Equally nonsensical is to extrapolate from Henry’s track record.  Turning the Boston Red Sox round is one thing, turning Liverpool round is an entirely different kettle of fish – different game, which he has virtually no experience of, different set of business rules, different governing bodies, different organisational culture, etc. etc.  You might as well argue that Virgin Trains would follow the success of Virgin Atlantic.

If Henry gains control, we will have to wait and see how he chooses to have the club run.  Certainly there are no contra-indications in his business record, but there is still plenty of scope for notching up his first big failure, not least because he is moving into a different ball game (pun intended).  He may emulate the failure of Hicks and Gillett to get to grips with running an English ‘soccerball franchise’, perhaps picking up some tips on the way from the Glazers, or he may follow in the rather more successful footsteps of Aston Villa or Derby County.  Only time will tell.

Speculation on the subject of new American investor-owners simply draws discussion away from the real issue here.  Do we want investor-owners at Liverpool, or any other club for that matter?  Or do we want a fan-owned co-operative in charge of Liverpool?  By now, if you are a regular reader, you will no doubt have guessed my preference.

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4 Responses to “Denouement at Liverpool?”

  1. While I believe in the accountability that fan cooperatives have the potential to bring to club management I believe they are appropriate under certain circumstances. I don’t believe that Liverpool as a global club/brand would be suited to supporter ownership. Not that supporters should not be involved in management, I believe supporters should have a mandatory seat on all club boards a change which could give supporters a voice in management without limiting the financial flexibility of the club.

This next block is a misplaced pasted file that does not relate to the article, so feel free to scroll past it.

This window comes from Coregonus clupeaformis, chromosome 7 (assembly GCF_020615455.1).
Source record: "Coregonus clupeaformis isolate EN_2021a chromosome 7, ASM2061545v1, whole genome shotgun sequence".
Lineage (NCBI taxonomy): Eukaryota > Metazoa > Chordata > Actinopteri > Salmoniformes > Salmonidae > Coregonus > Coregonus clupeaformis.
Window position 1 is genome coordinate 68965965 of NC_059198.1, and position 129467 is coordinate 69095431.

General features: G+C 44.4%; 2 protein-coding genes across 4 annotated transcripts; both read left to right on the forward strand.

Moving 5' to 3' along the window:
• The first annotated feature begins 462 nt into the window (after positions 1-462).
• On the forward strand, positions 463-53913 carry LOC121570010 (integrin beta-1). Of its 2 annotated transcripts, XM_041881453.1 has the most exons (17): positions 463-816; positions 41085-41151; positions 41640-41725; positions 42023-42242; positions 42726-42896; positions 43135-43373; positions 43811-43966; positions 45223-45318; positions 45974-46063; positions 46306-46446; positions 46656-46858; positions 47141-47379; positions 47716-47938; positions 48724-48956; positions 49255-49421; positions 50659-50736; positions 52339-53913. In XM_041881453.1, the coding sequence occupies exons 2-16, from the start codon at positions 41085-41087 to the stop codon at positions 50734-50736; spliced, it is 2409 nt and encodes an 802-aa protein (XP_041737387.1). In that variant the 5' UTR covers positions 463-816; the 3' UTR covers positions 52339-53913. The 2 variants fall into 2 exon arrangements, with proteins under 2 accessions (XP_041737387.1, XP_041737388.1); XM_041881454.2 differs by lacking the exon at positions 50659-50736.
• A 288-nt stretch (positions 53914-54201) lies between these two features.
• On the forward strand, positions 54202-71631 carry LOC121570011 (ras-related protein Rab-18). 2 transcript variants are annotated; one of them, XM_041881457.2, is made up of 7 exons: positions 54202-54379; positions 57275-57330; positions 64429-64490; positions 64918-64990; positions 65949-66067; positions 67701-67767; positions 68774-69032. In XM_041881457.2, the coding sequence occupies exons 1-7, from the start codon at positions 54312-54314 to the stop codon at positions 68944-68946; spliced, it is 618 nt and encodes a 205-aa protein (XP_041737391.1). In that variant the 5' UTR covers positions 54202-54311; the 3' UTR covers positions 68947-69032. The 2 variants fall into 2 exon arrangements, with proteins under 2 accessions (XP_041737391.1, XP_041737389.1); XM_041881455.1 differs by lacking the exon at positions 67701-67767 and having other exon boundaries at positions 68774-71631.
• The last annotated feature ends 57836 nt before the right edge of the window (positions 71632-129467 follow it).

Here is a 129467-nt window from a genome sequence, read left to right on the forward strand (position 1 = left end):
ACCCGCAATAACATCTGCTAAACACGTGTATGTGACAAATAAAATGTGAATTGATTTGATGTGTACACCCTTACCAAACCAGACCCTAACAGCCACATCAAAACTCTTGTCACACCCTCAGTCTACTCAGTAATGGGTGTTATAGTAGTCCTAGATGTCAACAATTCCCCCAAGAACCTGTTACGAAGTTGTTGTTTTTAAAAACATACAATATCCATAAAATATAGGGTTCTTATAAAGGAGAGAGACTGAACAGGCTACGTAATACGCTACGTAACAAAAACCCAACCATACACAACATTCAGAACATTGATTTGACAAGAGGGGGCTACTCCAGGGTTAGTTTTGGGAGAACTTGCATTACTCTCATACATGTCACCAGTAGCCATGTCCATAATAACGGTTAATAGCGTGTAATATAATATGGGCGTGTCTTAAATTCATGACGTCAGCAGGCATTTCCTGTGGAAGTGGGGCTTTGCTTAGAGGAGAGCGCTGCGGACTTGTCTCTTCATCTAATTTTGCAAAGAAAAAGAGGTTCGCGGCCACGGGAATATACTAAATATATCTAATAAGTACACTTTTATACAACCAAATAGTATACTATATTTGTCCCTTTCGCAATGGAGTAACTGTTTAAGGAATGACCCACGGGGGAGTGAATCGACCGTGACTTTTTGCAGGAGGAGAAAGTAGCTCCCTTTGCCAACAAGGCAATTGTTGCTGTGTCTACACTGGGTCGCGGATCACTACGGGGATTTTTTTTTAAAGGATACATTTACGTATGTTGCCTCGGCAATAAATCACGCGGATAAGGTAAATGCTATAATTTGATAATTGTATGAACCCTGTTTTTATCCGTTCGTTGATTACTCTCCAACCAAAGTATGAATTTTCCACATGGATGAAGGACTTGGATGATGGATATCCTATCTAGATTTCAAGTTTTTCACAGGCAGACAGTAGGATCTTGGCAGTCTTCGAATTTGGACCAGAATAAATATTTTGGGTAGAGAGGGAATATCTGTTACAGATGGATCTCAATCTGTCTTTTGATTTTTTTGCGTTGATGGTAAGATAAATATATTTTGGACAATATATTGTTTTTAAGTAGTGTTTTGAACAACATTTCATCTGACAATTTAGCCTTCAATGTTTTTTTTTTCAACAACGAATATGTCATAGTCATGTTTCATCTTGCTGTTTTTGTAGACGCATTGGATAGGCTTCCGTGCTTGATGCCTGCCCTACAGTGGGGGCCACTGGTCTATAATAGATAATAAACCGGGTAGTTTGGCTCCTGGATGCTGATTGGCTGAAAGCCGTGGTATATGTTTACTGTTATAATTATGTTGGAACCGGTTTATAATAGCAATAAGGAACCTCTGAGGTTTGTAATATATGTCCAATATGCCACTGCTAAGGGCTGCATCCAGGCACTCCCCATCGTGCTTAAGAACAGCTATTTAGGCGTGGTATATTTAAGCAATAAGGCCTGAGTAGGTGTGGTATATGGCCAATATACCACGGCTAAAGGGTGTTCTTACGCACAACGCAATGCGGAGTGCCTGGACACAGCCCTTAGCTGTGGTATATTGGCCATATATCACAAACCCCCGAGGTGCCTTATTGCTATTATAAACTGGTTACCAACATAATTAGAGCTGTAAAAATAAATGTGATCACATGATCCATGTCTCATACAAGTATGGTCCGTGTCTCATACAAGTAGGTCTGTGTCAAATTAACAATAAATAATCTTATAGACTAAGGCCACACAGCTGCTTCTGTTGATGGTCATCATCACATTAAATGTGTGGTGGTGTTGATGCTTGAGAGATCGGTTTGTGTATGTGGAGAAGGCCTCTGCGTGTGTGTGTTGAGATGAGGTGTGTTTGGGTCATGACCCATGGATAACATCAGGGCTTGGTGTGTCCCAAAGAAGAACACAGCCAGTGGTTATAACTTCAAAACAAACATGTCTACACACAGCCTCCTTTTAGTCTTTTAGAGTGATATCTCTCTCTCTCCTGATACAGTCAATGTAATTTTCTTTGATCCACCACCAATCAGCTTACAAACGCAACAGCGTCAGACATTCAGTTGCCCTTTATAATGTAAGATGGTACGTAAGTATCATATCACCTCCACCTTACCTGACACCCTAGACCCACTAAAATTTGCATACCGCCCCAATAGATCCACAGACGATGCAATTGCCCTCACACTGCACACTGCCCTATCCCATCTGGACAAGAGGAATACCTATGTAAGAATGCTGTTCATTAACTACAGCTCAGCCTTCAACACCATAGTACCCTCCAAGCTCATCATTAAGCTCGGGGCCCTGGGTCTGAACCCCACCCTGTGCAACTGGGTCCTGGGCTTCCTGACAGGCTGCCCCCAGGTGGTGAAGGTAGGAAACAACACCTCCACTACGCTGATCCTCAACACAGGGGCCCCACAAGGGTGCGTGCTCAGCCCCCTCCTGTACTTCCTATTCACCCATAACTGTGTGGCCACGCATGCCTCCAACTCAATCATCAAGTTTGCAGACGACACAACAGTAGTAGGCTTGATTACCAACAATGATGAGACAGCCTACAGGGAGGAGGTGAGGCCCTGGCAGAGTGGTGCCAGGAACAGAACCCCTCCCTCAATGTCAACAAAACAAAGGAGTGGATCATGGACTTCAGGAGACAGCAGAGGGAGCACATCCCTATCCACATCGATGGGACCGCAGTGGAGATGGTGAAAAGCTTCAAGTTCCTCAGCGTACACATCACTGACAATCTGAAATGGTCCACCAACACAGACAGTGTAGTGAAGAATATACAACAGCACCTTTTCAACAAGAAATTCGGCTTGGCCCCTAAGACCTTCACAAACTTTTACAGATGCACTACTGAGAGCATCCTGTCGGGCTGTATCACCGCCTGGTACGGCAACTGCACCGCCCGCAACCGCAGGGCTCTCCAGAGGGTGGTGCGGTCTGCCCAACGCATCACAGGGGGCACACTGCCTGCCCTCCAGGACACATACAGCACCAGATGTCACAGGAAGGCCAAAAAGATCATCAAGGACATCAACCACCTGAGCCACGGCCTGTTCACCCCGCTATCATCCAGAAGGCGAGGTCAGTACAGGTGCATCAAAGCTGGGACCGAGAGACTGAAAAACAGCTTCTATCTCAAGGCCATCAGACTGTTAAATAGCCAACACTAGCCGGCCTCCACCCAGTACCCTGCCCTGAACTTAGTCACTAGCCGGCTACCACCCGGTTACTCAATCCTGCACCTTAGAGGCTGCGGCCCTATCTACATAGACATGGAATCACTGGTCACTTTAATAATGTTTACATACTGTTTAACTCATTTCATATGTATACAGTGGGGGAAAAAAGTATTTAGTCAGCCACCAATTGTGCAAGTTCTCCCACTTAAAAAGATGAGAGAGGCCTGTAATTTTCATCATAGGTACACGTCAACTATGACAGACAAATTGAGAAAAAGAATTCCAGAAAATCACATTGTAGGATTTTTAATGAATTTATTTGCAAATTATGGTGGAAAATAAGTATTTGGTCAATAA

2. I hope the FA and Premier League do not punish Liverpool fans with a 10 point deduction. after all it is them that sanctioned the Leveraged buy out in the first place

  3. John Beech said

    The court struggles may be over for the moment at least, but the shouting is far from over.

    For example, according to the Texas lawyer representing Hicks and Gillett (1), “Mr Hicks and Mr Gillett pledged to pay the debt to RBS so that the club could avoid administration that was threatened by RBS. That offer was rejected“.

    Sporting Intelligence meanwhile reports “Hicks and Gillett (or rather their representatives) made contact with RBS asking for specific details about how to transfer funds to repay debts of around £200m to RBS, upon the payment of which they could have laid claim to the club again, in theory. Those details were provided, opening a window for Hicks to make a payment, albeit with a proviso from RBS that Hicks should inform the Liverpool board of the source of the funds before making any payment. No payment was forthcoming. They had a theoretical chance to pay the money, including details of where it should go, but no money was transferred.” (2).